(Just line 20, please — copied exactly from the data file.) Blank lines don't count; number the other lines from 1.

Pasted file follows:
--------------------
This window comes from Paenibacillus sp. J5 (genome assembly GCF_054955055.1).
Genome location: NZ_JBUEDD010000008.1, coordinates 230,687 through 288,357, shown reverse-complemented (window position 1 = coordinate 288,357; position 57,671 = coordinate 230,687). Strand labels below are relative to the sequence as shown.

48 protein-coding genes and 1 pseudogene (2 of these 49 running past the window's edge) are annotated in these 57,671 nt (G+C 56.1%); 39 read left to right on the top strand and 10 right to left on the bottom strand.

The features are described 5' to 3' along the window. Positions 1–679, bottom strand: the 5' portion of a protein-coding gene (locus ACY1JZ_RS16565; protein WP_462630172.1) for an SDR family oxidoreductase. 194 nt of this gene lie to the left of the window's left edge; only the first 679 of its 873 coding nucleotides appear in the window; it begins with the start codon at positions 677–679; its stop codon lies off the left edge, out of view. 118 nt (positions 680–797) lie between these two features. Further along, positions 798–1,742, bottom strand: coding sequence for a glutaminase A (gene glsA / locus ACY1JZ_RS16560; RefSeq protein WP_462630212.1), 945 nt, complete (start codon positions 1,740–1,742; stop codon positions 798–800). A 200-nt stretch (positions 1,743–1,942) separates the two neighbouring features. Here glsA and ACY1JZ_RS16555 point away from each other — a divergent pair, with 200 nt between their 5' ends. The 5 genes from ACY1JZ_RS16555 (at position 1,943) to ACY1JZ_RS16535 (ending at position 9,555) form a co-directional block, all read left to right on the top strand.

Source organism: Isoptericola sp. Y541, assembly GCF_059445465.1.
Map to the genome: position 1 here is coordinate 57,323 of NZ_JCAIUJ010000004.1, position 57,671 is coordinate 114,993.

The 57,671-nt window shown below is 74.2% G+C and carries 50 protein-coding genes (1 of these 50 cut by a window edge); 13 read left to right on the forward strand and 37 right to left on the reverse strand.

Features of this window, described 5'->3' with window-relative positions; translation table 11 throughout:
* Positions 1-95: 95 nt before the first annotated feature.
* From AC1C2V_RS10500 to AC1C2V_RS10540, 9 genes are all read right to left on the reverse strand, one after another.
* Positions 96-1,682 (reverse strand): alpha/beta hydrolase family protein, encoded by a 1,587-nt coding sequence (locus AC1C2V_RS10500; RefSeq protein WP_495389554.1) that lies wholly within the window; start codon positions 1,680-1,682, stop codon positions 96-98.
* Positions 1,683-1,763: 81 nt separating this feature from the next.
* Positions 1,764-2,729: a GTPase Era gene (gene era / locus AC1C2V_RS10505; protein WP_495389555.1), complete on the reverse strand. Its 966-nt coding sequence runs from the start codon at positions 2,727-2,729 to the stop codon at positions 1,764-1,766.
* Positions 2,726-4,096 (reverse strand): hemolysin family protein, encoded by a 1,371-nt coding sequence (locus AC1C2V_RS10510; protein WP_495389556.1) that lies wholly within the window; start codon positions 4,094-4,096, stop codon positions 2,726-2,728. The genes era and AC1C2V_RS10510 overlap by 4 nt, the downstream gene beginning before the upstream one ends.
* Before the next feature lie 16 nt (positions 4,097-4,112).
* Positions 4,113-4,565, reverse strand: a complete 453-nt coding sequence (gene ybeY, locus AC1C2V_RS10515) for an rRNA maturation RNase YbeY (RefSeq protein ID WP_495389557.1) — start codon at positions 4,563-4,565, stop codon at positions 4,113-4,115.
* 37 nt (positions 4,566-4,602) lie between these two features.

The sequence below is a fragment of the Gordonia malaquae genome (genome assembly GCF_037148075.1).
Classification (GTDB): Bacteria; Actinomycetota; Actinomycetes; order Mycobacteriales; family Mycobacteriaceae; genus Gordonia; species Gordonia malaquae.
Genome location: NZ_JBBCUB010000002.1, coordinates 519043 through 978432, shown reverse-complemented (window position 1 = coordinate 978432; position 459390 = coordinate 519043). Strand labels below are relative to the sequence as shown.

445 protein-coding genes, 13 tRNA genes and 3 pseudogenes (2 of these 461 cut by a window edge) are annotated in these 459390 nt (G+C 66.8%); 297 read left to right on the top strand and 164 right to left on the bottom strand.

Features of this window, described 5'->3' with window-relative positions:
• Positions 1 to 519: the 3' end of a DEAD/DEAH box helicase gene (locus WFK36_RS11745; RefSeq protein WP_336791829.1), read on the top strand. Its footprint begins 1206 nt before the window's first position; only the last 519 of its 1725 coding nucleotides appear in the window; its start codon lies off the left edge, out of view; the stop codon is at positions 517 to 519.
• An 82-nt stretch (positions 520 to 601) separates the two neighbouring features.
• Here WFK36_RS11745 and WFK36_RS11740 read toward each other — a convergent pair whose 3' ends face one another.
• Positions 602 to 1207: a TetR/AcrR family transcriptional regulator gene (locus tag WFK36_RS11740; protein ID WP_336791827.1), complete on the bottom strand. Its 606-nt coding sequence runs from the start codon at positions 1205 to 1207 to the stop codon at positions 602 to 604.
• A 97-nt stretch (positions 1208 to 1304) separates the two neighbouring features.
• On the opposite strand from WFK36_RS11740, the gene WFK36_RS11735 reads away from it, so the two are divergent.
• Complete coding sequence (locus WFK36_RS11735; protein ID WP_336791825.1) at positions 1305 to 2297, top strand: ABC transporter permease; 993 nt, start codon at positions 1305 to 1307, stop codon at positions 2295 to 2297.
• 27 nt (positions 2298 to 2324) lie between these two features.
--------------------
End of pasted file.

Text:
Genome location: NZ_JBBCUB010000002.1, coordinates 519043 through 978432, shown reverse-complemented (window position 1 = coordinate 978432; position 459390 = coordinate 519043). Strand labels below are relative to the sequence as shown.